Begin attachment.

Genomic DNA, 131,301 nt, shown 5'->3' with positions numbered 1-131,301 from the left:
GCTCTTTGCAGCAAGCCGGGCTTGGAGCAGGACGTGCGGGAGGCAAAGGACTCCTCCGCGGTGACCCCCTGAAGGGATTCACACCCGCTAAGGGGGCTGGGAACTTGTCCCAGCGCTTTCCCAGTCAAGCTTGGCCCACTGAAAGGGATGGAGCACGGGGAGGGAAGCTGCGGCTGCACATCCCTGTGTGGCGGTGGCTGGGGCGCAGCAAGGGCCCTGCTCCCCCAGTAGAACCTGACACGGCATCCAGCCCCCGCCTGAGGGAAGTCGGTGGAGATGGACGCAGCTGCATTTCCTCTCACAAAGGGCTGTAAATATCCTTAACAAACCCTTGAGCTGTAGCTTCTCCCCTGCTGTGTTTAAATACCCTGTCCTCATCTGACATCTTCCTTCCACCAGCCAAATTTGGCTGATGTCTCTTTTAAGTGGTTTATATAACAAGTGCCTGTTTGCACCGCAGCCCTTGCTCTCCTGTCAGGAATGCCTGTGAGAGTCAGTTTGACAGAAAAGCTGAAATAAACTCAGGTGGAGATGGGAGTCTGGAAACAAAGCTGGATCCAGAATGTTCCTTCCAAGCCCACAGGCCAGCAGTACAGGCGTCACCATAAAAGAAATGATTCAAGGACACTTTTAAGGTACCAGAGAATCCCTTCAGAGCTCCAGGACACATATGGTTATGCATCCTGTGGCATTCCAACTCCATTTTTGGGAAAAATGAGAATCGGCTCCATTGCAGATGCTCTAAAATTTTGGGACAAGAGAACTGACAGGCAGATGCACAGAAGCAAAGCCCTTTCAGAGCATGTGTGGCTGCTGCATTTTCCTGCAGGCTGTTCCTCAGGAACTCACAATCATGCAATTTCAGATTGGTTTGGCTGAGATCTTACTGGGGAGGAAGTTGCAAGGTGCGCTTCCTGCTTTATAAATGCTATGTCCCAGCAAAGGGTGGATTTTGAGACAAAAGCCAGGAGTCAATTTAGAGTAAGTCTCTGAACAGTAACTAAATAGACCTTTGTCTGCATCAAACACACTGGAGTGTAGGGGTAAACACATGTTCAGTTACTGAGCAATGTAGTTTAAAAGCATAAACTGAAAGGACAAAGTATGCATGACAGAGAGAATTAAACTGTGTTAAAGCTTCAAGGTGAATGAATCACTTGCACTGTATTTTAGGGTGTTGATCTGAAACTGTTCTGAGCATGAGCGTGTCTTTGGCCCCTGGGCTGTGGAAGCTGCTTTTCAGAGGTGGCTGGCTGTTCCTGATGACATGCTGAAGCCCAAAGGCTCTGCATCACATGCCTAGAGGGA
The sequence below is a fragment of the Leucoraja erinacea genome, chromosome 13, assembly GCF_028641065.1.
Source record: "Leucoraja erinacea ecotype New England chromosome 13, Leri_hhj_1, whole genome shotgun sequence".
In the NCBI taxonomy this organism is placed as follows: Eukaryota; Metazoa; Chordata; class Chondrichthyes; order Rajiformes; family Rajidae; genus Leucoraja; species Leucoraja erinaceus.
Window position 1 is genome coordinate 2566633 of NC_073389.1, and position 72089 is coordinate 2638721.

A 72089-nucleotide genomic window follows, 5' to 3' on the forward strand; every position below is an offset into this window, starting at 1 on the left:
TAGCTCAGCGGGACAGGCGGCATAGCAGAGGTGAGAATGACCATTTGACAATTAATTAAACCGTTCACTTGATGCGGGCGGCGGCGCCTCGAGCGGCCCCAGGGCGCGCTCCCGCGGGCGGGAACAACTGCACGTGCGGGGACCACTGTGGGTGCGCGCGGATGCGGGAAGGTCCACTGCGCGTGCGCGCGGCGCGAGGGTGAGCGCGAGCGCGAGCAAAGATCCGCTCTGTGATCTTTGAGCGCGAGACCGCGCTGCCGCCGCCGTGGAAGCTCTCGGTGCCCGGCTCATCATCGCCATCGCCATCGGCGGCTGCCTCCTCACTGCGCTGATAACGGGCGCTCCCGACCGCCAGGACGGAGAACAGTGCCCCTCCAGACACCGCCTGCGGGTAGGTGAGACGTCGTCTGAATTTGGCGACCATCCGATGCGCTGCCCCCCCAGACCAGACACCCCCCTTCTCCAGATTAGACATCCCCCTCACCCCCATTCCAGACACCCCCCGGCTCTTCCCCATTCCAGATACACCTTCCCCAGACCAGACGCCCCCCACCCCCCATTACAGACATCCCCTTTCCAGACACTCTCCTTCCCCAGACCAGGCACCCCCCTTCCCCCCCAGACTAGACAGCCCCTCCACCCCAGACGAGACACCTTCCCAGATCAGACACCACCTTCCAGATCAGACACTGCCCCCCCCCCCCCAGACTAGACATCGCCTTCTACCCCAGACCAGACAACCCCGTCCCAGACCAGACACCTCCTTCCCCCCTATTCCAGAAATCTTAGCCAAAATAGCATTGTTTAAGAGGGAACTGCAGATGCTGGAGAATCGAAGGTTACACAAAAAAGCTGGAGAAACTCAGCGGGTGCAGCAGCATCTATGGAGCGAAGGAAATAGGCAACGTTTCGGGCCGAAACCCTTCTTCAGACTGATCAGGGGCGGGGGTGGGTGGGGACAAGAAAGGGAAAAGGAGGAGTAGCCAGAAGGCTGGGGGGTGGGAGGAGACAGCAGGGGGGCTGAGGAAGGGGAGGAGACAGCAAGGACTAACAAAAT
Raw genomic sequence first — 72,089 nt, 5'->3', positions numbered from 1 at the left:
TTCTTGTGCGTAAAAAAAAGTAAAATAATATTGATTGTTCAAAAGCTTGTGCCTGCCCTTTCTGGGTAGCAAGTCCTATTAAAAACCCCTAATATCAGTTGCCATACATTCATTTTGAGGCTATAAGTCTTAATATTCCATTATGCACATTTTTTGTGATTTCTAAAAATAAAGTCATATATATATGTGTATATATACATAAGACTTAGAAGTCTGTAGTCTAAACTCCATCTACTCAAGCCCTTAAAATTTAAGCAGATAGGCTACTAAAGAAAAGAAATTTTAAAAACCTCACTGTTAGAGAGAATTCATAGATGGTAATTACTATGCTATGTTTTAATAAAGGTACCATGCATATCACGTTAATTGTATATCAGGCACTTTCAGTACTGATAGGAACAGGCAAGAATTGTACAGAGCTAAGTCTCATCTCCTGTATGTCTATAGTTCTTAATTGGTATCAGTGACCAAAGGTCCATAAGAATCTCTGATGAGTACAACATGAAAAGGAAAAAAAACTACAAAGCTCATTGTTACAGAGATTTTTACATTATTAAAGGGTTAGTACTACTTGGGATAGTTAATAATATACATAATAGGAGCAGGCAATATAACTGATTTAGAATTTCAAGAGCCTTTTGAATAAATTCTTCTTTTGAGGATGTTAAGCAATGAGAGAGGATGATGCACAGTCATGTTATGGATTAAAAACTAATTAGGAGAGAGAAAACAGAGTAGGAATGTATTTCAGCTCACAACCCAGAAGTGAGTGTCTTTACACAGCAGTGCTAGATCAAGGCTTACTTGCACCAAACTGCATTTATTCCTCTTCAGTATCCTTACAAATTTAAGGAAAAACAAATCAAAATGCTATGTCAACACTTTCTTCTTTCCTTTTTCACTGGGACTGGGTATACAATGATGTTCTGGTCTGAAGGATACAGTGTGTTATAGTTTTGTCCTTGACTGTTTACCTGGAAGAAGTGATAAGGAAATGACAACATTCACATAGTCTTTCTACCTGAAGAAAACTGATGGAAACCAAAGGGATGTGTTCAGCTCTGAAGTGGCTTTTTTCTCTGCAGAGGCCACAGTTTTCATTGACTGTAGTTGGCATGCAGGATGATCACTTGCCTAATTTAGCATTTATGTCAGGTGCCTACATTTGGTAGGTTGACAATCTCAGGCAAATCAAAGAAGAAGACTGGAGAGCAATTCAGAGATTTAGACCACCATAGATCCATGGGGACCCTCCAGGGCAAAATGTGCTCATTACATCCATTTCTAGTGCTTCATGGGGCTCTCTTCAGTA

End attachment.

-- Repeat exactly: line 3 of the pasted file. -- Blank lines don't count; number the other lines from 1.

The sequence below is a fragment of the Leucoraja erinacea genome, chromosome 13, assembly GCF_028641065.1.